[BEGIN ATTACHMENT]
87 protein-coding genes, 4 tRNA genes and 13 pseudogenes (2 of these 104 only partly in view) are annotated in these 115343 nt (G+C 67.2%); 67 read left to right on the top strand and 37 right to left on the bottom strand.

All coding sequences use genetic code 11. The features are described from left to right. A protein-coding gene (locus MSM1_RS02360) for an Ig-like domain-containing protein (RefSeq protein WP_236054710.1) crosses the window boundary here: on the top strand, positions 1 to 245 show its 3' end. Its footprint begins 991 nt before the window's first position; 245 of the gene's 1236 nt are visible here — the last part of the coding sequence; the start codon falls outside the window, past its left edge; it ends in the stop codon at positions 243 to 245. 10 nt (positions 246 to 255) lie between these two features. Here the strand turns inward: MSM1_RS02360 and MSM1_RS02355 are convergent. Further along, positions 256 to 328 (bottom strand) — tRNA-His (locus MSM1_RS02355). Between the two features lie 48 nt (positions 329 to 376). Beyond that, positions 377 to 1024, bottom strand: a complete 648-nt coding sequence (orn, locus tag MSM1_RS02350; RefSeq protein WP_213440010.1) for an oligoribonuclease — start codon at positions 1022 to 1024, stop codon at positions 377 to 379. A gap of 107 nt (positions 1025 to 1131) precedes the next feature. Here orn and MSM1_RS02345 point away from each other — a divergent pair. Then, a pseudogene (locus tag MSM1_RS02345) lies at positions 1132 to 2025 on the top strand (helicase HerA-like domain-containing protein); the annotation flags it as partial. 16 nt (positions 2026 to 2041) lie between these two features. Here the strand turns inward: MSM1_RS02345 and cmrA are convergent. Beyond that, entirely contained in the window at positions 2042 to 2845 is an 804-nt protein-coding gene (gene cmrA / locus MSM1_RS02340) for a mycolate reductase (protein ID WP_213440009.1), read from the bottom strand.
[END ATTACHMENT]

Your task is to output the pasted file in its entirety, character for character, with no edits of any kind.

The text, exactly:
87 protein-coding genes, 4 tRNA genes and 13 pseudogenes (2 of these 104 only partly in view) are annotated in these 115343 nt (G+C 67.2%); 67 read left to right on the top strand and 37 right to left on the bottom strand.

All coding sequences use genetic code 11. The features are described from left to right. A protein-coding gene (locus MSM1_RS02360) for an Ig-like domain-containing protein (RefSeq protein WP_236054710.1) crosses the window boundary here: on the top strand, positions 1 to 245 show its 3' end. Its footprint begins 991 nt before the window's first position; 245 of the gene's 1236 nt are visible here — the last part of the coding sequence; the start codon falls outside the window, past its left edge; it ends in the stop codon at positions 243 to 245. 10 nt (positions 246 to 255) lie between these two features. Here the strand turns inward: MSM1_RS02360 and MSM1_RS02355 are convergent. Further along, positions 256 to 328 (bottom strand) — tRNA-His (locus MSM1_RS02355). Between the two features lie 48 nt (positions 329 to 376). Beyond that, positions 377 to 1024, bottom strand: a complete 648-nt coding sequence (orn, locus tag MSM1_RS02350; RefSeq protein WP_213440010.1) for an oligoribonuclease — start codon at positions 1022 to 1024, stop codon at positions 377 to 379. A gap of 107 nt (positions 1025 to 1131) precedes the next feature. Here orn and MSM1_RS02345 point away from each other — a divergent pair. Then, a pseudogene (locus tag MSM1_RS02345) lies at positions 1132 to 2025 on the top strand (helicase HerA-like domain-containing protein); the annotation flags it as partial. 16 nt (positions 2026 to 2041) lie between these two features. Here the strand turns inward: MSM1_RS02345 and cmrA are convergent. Beyond that, entirely contained in the window at positions 2042 to 2845 is an 804-nt protein-coding gene (gene cmrA / locus MSM1_RS02340) for a mycolate reductase (protein ID WP_213440009.1), read from the bottom strand.